Research Project: IR Transformation in Vietnamese Firms

Small but Important Changes: the Transformation of Labour Relations in

Vietnamese Enterprises after Doi Moi



The explosion of wildcat strikes in the foreign-invested sector has drawn most of attention to labour relations in this area. There is a common assumption among labour administrators and researchers that labour relations problems exist mainly in foreign-owned companies where employers’ violations are pervasive and the local workers are not used to the foreign management approaches. However, a few studies conducted recently pointed out that labour relations in Vietnamese companies have underwent equally drastic changes although they had very few strikes compared to the FIEs (see for example Collins 2009; Do 2011). The Vietnamese companies have to adapt their labour relations approach in order to compete with foreign companies at home and abroad; that is not to say that they face with more difficulties in terms of capital, market access, and technology. Even in SOEs, the ‘cradle-to-grave’ welfare system has been downsized or even eliminated to cut costs and the pressure on workers to raise productivity and tighten disciplines has become fierce.

A thorough study in the transformation of labour relations in Vietnamese enterprises, therefore, will be valuable for labor administrators and researchers to have a better understanding of both labour problems and solutions that Vietnamese companies, enterprise unions and workers are handling. In the end, it is the Vietnamese enterprises that make up the majority of the economy and provide 80 percent of total employment rather than their foreign counterparts.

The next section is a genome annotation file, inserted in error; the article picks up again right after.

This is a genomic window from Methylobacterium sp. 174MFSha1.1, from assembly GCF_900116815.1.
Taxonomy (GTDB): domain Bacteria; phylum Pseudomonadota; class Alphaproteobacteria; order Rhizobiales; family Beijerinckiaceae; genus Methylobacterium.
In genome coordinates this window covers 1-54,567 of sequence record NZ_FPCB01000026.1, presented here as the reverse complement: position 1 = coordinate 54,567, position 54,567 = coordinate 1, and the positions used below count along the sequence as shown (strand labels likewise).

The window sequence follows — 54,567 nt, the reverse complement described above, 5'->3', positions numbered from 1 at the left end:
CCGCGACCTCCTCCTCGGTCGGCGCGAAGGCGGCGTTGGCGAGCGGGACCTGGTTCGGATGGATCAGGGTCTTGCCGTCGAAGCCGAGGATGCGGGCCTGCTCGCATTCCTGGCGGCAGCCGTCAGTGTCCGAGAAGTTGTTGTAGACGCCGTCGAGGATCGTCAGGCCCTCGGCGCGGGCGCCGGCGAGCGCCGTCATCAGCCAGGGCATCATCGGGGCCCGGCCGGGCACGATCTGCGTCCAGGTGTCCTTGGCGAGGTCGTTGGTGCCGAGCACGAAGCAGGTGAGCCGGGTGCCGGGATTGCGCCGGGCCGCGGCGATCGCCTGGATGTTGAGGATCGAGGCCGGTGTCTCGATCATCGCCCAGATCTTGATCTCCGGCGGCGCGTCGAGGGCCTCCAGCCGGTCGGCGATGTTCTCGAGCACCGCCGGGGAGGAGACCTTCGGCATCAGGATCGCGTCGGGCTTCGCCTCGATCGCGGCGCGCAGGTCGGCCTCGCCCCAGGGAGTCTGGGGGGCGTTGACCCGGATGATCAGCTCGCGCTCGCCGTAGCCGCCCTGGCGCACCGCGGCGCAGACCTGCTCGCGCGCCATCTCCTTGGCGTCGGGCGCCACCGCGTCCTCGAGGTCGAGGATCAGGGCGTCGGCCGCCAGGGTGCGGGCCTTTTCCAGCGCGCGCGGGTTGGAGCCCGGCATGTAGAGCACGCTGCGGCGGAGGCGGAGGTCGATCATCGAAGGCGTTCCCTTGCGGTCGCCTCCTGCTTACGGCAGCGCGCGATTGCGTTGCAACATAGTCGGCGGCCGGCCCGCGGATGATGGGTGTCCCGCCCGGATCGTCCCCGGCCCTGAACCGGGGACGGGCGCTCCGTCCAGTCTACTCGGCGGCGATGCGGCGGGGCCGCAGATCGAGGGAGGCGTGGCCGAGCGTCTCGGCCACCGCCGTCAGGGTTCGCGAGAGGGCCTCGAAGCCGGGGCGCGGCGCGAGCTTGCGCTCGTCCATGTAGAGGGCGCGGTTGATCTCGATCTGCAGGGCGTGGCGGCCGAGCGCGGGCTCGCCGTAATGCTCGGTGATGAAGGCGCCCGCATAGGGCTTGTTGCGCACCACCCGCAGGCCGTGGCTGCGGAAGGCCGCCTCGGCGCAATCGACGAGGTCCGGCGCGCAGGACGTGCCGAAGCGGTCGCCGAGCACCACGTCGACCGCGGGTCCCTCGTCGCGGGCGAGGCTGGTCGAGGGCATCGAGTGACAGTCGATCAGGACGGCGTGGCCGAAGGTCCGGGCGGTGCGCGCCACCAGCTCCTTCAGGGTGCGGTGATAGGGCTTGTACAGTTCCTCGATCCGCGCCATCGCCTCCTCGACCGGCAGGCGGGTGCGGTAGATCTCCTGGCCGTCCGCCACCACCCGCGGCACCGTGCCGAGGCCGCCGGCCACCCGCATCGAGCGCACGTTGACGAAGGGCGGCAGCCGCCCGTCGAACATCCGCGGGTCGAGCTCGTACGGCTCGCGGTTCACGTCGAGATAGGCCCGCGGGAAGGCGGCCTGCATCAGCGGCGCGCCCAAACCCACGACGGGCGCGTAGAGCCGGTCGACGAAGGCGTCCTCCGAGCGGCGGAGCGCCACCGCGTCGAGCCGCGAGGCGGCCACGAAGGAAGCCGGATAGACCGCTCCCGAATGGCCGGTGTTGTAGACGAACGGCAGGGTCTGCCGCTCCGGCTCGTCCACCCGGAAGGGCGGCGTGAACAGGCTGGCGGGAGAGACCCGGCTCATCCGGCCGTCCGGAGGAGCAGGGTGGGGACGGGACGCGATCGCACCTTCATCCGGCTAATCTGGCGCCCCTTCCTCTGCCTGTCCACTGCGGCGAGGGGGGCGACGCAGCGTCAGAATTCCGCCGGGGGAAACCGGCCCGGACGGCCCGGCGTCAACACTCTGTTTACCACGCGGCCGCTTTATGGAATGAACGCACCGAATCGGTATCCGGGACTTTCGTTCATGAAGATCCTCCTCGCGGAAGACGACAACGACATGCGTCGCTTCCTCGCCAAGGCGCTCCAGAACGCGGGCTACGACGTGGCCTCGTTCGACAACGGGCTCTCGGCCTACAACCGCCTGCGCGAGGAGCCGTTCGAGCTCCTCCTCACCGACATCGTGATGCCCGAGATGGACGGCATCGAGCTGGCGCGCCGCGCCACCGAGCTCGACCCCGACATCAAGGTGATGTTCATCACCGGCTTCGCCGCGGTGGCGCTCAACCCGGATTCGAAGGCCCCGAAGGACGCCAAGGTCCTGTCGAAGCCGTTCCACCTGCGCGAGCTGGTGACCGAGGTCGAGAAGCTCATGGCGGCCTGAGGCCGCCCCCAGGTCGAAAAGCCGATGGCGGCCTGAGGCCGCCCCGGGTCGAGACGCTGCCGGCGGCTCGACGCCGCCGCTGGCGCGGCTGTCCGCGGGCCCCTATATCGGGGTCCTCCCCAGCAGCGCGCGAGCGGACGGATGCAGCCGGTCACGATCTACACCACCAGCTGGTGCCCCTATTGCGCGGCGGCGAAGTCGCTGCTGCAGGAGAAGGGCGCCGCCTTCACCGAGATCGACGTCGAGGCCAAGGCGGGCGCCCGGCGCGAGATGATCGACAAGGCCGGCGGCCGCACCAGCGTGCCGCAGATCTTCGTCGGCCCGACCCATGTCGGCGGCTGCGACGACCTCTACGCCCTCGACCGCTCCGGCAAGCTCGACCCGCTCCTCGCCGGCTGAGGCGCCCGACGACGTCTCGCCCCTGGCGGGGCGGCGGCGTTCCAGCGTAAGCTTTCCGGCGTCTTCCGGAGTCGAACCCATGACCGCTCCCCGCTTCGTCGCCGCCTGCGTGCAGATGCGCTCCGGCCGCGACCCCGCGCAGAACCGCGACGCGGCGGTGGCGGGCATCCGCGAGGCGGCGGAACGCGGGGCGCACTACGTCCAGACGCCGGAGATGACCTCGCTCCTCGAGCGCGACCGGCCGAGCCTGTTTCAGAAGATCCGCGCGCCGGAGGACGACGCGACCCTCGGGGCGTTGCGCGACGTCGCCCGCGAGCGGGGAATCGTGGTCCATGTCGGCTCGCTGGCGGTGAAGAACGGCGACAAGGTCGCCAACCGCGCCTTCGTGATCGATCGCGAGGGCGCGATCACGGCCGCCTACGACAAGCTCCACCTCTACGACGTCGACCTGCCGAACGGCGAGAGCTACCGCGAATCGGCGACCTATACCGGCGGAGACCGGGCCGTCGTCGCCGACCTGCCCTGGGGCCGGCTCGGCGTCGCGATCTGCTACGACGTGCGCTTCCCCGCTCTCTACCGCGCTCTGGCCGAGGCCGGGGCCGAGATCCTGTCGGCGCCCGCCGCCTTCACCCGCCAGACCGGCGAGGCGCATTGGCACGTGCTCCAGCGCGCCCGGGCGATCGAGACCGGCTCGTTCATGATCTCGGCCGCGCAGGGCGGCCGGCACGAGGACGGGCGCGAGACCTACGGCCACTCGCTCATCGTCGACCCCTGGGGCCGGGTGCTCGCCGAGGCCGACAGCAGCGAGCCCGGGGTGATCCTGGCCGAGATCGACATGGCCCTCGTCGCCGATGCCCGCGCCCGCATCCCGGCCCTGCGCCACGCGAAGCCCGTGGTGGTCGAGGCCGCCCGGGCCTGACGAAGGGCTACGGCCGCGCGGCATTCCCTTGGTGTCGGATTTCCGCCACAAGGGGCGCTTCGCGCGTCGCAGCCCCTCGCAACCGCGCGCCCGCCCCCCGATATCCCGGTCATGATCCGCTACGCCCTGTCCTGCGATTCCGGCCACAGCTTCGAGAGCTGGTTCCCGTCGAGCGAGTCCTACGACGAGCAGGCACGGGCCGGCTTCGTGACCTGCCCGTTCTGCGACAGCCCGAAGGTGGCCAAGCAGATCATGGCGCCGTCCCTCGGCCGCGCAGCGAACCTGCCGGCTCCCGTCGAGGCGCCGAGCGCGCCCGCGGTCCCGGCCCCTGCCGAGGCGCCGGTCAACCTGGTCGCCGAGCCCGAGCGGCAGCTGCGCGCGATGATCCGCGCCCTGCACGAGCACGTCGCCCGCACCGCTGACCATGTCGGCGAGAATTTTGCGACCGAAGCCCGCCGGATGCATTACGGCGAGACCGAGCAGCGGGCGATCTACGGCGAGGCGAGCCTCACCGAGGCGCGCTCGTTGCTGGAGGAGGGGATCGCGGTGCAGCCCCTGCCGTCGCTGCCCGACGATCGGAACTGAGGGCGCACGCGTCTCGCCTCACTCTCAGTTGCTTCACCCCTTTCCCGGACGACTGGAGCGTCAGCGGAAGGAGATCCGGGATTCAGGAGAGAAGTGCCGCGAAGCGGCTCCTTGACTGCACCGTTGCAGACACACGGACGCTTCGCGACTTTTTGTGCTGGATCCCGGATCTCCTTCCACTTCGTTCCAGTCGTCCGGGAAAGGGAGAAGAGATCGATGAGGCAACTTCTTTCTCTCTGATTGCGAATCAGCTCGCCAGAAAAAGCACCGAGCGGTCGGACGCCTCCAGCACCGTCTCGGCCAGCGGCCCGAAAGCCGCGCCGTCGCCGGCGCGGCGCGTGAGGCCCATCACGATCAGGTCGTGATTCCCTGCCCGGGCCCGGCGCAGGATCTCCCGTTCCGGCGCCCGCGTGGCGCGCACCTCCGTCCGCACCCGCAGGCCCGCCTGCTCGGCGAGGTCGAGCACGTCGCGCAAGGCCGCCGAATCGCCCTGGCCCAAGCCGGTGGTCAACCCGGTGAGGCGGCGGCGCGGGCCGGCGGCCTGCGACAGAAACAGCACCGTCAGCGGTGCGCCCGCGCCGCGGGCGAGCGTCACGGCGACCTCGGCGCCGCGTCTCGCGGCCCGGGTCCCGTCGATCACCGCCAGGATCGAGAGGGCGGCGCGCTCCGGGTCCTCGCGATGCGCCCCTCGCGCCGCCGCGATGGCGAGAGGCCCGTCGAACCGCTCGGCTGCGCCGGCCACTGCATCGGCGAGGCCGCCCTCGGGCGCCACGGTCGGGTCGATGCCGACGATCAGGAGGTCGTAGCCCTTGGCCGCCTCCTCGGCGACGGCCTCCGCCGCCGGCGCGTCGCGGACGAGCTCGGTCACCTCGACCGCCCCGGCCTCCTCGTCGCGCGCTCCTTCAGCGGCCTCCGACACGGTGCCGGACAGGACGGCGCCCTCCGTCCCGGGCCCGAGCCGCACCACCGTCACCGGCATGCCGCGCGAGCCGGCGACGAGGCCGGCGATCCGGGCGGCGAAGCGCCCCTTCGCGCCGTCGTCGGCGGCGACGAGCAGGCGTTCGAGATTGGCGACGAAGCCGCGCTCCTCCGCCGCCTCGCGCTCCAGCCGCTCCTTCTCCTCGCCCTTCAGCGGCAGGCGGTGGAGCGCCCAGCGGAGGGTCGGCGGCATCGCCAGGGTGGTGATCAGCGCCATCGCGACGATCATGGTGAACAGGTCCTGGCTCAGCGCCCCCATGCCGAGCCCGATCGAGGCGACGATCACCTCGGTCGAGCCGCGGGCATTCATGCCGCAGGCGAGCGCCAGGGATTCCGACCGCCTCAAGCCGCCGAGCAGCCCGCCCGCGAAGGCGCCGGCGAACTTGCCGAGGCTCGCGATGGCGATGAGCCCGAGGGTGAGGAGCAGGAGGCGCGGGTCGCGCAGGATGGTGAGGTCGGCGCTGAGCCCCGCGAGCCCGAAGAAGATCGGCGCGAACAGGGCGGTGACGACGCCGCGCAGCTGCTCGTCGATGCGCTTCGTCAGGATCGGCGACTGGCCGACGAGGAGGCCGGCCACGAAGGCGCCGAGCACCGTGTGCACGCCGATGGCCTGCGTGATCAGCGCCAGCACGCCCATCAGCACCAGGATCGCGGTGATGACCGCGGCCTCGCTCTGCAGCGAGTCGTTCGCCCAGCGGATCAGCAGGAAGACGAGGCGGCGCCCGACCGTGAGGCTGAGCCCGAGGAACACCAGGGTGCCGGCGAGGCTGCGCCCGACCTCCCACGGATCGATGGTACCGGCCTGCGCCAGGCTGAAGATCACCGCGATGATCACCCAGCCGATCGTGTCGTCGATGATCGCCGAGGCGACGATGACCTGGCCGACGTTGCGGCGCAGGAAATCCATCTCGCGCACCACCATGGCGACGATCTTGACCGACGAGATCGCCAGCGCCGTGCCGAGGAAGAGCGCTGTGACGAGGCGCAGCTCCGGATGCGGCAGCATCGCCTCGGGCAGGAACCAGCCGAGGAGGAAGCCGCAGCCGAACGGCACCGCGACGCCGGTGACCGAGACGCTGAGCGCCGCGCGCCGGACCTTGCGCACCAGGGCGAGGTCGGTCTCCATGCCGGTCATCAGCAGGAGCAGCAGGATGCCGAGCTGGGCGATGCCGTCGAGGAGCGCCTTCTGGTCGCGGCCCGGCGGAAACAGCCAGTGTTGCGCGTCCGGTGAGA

Research Objectives

The objectives of the research are:

  1. Explore the changes in:
  • Economic and political context for Vietnamese companies (SOEs, equitized SOEs, and private companies) after Doi Moi
  • Employment practices of Vietnamese employers
  • Organisation, leadership and practices of enterprise unions of Vietnamese companies
  • Labour force and labour community
  • Labour-management relationship (labour relations strategies, labour activism)
  1. Assess the interactive links between Government economic and labour policies and Vietnamese companies’ changing approach to employment relations
  2. Investigate the network of Vietnamese employers and its effects on the direction of employment relations strategy.


The research will be conducted in 4 stages:

Stage 1: Desk review

–        Review of all relevant literature on Vietnamese companies (in English and Vietnamese) to develop conceptual framework

–        Draft phone survey questionnaires (2 questionnaires: for managers and for union officials)

–        Select 100 Vietnamese enterprises for phone survey: SOEs, POEs, and equitized companies; small sized (under 100 workers); medium-sized (101-300 workers); and big-sized (over 300 workers) in 3 economic sectors: export-oriented, labour-intensive industries (garment, footwear, electronics); domestic-oriented labour-intensive industries (construction, FMCG); skill-intensive industries (precision engineering, automobile)

–        Negotiate access to these enterprises

–        Training of interviewers

Stage 2: Phone survey

–        Phone survey of the selected 100 Vietnamese enterprises (2 interviews for each company)

–        Analyse data collected from the phone survey

–        Propose a list of enterprises for in-depth research (tentatively 6 enterprises will be chosen)

Stage 3: In-depth research

–        Field visit to the selected enterprises

–        In-depth interviews: managers (CEOs, HR managers, marketing managers); unions (union chairpeople; shopstewards); workers (focus group discussion); local authority and union organisations

–        Visit workers’ communities

Stage 4: Report writing and lauching

–        Write a summary of initial findings and present at a research workshop (20 pax.)

–        Write the report (English and Vietnamese)

–        Editing for publication (in the form of a book or ILO working paper)

–        Launch the final product in a workshop.


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